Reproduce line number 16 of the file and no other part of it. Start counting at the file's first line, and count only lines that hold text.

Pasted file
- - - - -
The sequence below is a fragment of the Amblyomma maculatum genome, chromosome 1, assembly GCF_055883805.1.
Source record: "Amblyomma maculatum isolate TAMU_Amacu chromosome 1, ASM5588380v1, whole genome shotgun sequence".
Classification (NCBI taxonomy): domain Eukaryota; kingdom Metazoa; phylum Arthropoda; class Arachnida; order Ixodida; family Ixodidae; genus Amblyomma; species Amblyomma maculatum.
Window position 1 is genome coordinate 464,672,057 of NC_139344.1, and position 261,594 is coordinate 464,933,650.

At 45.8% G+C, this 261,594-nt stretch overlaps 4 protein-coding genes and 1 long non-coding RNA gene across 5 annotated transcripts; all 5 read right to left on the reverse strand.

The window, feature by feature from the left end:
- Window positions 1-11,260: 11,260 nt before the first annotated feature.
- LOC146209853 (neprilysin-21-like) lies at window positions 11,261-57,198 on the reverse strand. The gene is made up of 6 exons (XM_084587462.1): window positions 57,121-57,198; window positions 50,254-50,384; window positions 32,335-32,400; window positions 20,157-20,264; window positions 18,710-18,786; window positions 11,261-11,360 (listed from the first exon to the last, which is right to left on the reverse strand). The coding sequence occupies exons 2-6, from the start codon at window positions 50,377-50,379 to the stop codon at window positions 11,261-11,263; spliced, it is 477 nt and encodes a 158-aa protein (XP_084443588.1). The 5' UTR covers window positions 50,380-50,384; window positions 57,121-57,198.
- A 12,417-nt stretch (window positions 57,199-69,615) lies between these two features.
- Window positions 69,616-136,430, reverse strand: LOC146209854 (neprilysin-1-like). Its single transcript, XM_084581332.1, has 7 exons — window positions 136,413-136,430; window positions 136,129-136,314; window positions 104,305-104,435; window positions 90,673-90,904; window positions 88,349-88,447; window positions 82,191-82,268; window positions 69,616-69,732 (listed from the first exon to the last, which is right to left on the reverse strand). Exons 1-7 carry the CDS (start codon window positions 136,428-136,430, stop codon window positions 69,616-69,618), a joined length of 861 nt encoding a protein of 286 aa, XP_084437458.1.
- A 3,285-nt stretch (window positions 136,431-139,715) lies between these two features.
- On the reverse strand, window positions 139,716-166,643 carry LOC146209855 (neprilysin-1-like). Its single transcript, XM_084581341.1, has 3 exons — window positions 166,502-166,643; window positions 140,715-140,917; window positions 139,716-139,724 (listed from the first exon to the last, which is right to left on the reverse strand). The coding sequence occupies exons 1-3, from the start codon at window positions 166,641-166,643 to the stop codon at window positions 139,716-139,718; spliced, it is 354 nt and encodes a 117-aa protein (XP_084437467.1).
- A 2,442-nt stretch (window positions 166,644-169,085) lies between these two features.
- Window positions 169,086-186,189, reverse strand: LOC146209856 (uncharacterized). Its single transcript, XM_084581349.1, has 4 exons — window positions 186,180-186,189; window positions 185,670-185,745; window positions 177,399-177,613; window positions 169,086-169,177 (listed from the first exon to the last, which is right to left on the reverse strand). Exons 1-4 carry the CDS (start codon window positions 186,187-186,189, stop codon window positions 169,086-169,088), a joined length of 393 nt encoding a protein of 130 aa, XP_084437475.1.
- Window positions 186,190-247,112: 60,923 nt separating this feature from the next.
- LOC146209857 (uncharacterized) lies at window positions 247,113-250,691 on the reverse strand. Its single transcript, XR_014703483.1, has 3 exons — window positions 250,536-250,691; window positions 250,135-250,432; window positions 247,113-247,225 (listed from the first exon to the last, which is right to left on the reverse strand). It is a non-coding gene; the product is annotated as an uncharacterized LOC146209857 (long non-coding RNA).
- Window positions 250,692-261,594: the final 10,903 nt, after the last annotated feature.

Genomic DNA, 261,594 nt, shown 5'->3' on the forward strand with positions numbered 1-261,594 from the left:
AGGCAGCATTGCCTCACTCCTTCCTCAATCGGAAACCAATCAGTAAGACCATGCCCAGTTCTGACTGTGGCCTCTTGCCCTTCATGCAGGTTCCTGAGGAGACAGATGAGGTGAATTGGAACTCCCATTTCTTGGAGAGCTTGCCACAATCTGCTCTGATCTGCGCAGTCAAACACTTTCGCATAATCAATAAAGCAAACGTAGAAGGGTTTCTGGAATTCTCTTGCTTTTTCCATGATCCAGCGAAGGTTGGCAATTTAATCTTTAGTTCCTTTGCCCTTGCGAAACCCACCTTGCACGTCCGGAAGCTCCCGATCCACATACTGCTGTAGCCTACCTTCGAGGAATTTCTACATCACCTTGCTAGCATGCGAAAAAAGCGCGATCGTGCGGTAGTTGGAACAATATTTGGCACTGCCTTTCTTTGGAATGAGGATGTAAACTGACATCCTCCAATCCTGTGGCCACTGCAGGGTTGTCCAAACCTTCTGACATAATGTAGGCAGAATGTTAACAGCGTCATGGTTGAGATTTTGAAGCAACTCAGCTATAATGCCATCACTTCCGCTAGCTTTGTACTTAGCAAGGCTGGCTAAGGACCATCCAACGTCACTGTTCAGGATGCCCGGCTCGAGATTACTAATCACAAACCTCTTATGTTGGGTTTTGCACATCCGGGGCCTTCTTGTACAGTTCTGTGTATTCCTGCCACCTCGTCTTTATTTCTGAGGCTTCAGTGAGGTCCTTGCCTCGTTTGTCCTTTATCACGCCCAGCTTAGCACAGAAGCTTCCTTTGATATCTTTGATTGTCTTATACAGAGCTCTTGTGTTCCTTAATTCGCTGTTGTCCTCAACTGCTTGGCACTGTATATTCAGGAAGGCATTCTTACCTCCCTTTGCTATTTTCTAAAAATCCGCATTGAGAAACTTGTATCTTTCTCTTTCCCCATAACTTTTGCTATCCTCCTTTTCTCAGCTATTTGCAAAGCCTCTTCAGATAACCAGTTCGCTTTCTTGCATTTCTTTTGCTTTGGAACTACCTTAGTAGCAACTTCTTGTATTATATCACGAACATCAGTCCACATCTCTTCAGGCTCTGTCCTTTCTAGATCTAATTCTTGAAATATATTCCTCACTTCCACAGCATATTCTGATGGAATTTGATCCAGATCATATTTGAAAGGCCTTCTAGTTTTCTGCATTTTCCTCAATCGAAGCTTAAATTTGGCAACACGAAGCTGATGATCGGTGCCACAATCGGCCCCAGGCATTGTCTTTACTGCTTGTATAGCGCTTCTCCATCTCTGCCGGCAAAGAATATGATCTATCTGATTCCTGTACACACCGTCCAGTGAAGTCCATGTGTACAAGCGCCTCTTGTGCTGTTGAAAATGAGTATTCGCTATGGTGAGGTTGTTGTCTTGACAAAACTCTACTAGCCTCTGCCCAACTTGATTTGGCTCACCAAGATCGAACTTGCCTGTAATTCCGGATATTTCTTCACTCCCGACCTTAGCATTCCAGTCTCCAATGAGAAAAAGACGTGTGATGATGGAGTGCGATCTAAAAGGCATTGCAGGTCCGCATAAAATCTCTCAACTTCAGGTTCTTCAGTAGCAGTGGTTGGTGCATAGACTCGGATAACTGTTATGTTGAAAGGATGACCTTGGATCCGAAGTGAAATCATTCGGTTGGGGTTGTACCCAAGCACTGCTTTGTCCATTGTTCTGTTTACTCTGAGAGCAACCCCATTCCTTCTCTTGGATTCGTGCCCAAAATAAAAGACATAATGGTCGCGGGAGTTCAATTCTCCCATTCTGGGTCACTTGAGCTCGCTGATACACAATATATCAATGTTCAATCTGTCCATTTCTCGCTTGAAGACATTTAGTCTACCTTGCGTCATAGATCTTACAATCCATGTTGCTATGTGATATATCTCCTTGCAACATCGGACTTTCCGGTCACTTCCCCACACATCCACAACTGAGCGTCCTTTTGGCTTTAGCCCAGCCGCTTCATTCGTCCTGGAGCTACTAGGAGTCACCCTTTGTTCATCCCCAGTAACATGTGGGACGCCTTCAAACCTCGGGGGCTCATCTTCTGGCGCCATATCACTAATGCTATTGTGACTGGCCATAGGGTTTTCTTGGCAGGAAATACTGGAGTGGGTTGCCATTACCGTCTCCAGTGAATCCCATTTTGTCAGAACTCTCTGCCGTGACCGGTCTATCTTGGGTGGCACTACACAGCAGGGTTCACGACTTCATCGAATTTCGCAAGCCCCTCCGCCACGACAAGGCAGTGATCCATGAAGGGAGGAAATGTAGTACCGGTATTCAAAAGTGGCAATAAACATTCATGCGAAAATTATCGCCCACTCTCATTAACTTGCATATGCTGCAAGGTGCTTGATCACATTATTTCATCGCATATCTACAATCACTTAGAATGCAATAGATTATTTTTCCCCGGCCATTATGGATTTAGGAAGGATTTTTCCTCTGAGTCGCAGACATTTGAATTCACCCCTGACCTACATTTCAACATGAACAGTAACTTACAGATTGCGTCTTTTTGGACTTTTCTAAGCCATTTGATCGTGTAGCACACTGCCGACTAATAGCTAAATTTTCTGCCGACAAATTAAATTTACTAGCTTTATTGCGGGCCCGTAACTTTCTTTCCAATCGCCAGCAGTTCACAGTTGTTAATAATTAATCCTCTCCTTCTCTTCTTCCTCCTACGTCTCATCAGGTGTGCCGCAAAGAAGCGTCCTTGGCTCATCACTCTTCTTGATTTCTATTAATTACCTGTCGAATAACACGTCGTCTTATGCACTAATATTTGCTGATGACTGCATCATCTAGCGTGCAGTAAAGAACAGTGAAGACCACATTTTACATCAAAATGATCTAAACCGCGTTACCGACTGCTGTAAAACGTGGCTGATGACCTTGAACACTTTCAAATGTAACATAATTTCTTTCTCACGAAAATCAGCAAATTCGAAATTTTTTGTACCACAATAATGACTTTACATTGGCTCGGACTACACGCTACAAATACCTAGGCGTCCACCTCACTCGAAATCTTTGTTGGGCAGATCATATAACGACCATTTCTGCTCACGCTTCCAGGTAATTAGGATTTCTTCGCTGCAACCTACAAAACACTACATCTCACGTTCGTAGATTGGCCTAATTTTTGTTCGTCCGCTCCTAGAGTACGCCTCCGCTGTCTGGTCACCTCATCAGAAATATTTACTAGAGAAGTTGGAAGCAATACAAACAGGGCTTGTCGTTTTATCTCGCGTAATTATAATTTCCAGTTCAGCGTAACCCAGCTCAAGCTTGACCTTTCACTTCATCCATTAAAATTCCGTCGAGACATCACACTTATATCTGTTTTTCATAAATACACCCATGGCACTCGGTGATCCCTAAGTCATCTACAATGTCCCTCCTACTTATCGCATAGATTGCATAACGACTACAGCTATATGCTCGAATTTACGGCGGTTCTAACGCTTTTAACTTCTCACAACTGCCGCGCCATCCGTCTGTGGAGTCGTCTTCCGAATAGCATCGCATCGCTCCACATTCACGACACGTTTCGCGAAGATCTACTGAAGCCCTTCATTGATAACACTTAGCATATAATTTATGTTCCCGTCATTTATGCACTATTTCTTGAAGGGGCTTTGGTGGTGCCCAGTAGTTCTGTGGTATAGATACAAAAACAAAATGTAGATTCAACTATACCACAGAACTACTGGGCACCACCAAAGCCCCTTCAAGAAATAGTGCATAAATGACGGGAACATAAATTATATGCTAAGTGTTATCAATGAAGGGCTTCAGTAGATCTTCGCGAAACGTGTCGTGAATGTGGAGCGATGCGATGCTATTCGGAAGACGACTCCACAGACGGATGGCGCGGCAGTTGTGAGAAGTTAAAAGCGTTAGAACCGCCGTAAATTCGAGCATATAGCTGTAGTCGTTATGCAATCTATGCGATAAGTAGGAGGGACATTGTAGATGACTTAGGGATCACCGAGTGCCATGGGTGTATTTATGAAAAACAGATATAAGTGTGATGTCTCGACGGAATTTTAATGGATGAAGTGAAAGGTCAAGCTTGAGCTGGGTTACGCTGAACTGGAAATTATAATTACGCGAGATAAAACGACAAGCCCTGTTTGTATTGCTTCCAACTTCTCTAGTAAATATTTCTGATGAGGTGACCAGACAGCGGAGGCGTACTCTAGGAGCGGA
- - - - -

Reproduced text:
- LOC146209857 (uncharacterized) lies at window positions 247,113-250,691 on the reverse strand. Its single transcript, XR_014703483.1, has 3 exons — window positions 250,536-250,691; window positions 250,135-250,432; window positions 247,113-247,225 (listed from the first exon to the last, which is right to left on the reverse strand). It is a non-coding gene; the product is annotated as an uncharacterized LOC146209857 (long non-coding RNA).